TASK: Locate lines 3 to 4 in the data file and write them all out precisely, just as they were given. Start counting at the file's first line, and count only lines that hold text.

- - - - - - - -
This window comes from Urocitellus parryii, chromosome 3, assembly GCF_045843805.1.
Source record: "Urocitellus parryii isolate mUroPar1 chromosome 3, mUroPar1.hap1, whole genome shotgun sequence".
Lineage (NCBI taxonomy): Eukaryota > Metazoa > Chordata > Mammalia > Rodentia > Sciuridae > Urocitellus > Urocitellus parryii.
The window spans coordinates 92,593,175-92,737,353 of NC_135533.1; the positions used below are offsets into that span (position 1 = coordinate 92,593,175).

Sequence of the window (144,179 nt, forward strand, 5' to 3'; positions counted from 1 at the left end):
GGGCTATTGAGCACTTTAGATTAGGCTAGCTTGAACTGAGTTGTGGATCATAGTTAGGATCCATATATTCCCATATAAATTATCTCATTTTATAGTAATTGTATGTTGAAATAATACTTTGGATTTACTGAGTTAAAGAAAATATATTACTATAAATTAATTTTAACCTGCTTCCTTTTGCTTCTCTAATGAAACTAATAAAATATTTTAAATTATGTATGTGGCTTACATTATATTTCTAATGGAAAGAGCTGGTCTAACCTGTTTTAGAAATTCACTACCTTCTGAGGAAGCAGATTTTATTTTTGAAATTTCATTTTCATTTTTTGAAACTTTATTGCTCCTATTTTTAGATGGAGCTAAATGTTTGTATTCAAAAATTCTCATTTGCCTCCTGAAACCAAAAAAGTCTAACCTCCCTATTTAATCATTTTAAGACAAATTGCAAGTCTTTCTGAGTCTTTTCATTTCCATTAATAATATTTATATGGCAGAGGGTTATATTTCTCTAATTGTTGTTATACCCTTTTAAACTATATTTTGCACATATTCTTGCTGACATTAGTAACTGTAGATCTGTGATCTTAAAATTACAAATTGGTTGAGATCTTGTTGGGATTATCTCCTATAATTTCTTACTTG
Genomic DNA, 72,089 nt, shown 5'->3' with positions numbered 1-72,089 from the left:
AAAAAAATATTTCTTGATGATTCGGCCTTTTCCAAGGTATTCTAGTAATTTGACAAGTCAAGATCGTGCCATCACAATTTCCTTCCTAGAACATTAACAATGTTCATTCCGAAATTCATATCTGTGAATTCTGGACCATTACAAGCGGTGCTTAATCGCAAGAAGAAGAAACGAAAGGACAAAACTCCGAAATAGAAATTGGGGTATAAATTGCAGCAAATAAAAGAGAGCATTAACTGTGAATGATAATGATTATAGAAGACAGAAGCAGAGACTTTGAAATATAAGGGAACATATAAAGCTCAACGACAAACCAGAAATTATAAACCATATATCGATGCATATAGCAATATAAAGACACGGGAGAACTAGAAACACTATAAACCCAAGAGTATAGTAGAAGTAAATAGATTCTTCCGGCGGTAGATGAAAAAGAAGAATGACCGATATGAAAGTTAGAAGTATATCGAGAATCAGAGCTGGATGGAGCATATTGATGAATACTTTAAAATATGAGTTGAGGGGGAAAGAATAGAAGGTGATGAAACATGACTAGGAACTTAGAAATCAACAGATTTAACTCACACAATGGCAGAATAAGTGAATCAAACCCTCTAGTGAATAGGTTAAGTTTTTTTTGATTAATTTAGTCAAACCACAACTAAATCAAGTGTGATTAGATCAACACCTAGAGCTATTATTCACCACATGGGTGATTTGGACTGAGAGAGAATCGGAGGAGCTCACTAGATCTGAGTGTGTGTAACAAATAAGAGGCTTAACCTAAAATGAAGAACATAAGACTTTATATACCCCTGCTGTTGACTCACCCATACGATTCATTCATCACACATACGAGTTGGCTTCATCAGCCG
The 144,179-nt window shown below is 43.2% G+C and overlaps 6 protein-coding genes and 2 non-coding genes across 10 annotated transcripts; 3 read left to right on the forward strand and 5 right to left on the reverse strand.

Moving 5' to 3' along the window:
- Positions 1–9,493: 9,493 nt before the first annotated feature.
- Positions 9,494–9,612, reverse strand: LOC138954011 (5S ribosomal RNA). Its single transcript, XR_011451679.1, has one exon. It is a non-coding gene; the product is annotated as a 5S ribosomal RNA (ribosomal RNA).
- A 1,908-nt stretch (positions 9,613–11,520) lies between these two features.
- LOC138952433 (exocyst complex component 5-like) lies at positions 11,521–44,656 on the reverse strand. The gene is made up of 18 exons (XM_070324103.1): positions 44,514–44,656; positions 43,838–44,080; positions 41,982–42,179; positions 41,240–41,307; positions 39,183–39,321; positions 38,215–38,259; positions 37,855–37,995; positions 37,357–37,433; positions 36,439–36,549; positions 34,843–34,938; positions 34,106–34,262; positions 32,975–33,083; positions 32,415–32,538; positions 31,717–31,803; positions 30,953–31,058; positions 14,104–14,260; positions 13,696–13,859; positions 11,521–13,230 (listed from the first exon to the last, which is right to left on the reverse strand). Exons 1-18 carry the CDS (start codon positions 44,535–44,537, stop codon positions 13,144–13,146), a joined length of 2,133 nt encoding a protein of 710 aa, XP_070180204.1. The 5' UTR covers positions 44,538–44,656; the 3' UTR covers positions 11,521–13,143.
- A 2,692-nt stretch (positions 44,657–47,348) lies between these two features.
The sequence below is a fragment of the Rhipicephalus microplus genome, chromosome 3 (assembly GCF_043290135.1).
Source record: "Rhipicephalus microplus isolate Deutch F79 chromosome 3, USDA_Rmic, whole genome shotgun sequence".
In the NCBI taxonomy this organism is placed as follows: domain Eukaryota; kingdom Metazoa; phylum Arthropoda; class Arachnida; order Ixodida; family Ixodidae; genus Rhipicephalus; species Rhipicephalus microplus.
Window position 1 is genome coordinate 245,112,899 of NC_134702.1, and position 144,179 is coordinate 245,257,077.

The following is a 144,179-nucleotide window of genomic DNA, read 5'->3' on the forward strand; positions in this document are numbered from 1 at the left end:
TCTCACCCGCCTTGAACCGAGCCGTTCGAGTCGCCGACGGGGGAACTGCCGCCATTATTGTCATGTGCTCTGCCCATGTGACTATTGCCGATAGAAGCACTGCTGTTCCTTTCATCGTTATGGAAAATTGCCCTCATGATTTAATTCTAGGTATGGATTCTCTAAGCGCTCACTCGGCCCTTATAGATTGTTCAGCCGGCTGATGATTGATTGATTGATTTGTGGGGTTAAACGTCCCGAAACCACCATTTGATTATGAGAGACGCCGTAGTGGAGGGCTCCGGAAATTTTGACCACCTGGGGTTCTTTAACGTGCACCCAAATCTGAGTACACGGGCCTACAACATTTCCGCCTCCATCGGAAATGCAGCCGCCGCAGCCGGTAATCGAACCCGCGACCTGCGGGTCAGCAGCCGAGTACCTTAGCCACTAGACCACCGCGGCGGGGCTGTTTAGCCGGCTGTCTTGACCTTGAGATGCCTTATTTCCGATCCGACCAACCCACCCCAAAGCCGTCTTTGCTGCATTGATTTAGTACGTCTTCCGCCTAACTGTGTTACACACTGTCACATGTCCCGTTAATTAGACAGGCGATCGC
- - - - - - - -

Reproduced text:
Lineage (NCBI taxonomy): Eukaryota > Metazoa > Chordata > Mammalia > Rodentia > Sciuridae > Urocitellus > Urocitellus parryii.
The window spans coordinates 92,593,175-92,737,353 of NC_135533.1; the positions used below are offsets into that span (position 1 = coordinate 92,593,175).